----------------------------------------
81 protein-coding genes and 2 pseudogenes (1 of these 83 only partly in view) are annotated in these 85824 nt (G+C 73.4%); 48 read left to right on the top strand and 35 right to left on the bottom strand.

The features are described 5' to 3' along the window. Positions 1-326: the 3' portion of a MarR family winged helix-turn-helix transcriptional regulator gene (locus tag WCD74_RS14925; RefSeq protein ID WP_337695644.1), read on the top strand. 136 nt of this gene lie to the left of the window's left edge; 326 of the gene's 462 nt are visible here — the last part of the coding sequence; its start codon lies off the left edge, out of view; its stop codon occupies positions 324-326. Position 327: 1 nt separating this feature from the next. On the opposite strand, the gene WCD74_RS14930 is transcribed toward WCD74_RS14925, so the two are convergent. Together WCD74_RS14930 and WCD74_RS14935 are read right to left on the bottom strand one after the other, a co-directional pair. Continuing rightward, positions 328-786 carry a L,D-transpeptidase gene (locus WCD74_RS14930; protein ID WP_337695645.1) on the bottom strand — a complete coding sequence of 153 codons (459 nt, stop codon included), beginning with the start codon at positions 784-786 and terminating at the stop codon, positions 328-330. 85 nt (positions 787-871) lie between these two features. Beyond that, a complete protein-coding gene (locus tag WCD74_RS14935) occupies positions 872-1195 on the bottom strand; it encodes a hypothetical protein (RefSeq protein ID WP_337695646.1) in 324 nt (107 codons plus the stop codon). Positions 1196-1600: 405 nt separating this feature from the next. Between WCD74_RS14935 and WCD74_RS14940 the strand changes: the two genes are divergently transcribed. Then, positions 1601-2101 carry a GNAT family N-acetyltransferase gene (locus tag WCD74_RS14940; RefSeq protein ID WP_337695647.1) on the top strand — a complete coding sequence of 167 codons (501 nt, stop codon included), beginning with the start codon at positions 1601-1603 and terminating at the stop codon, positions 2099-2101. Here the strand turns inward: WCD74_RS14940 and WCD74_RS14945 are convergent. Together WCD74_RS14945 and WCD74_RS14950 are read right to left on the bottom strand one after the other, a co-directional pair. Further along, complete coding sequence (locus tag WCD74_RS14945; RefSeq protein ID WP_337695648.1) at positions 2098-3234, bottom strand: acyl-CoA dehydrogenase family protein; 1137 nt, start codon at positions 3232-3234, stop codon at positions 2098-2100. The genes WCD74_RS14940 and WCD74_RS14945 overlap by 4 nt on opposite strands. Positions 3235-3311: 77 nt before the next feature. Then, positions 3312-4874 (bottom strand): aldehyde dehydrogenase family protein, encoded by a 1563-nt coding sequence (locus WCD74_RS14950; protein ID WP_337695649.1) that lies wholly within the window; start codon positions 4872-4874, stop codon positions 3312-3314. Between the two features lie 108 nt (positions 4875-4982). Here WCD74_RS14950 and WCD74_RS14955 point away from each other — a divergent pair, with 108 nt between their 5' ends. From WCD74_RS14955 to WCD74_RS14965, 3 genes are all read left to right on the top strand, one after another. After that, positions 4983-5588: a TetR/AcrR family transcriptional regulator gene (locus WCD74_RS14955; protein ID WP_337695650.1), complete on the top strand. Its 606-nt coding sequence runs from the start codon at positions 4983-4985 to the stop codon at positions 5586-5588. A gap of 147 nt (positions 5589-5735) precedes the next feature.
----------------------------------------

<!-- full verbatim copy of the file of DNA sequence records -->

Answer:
81 protein-coding genes and 2 pseudogenes (1 of these 83 only partly in view) are annotated in these 85824 nt (G+C 73.4%); 48 read left to right on the top strand and 35 right to left on the bottom strand.

The features are described 5' to 3' along the window. Positions 1-326: the 3' portion of a MarR family winged helix-turn-helix transcriptional regulator gene (locus tag WCD74_RS14925; RefSeq protein ID WP_337695644.1), read on the top strand. 136 nt of this gene lie to the left of the window's left edge; 326 of the gene's 462 nt are visible here — the last part of the coding sequence; its start codon lies off the left edge, out of view; its stop codon occupies positions 324-326. Position 327: 1 nt separating this feature from the next. On the opposite strand, the gene WCD74_RS14930 is transcribed toward WCD74_RS14925, so the two are convergent. Together WCD74_RS14930 and WCD74_RS14935 are read right to left on the bottom strand one after the other, a co-directional pair. Continuing rightward, positions 328-786 carry a L,D-transpeptidase gene (locus WCD74_RS14930; protein ID WP_337695645.1) on the bottom strand — a complete coding sequence of 153 codons (459 nt, stop codon included), beginning with the start codon at positions 784-786 and terminating at the stop codon, positions 328-330. 85 nt (positions 787-871) lie between these two features. Beyond that, a complete protein-coding gene (locus tag WCD74_RS14935) occupies positions 872-1195 on the bottom strand; it encodes a hypothetical protein (RefSeq protein ID WP_337695646.1) in 324 nt (107 codons plus the stop codon). Positions 1196-1600: 405 nt separating this feature from the next. Between WCD74_RS14935 and WCD74_RS14940 the strand changes: the two genes are divergently transcribed. Then, positions 1601-2101 carry a GNAT family N-acetyltransferase gene (locus tag WCD74_RS14940; RefSeq protein ID WP_337695647.1) on the top strand — a complete coding sequence of 167 codons (501 nt, stop codon included), beginning with the start codon at positions 1601-1603 and terminating at the stop codon, positions 2099-2101. Here the strand turns inward: WCD74_RS14940 and WCD74_RS14945 are convergent. Together WCD74_RS14945 and WCD74_RS14950 are read right to left on the bottom strand one after the other, a co-directional pair. Further along, complete coding sequence (locus tag WCD74_RS14945; RefSeq protein ID WP_337695648.1) at positions 2098-3234, bottom strand: acyl-CoA dehydrogenase family protein; 1137 nt, start codon at positions 3232-3234, stop codon at positions 2098-2100. The genes WCD74_RS14940 and WCD74_RS14945 overlap by 4 nt on opposite strands. Positions 3235-3311: 77 nt before the next feature. Then, positions 3312-4874 (bottom strand): aldehyde dehydrogenase family protein, encoded by a 1563-nt coding sequence (locus WCD74_RS14950; protein ID WP_337695649.1) that lies wholly within the window; start codon positions 4872-4874, stop codon positions 3312-3314. Between the two features lie 108 nt (positions 4875-4982). Here WCD74_RS14950 and WCD74_RS14955 point away from each other — a divergent pair, with 108 nt between their 5' ends. From WCD74_RS14955 to WCD74_RS14965, 3 genes are all read left to right on the top strand, one after another. After that, positions 4983-5588: a TetR/AcrR family transcriptional regulator gene (locus WCD74_RS14955; protein ID WP_337695650.1), complete on the top strand. Its 606-nt coding sequence runs from the start codon at positions 4983-4985 to the stop codon at positions 5586-5588. A gap of 147 nt (positions 5589-5735) precedes the next feature.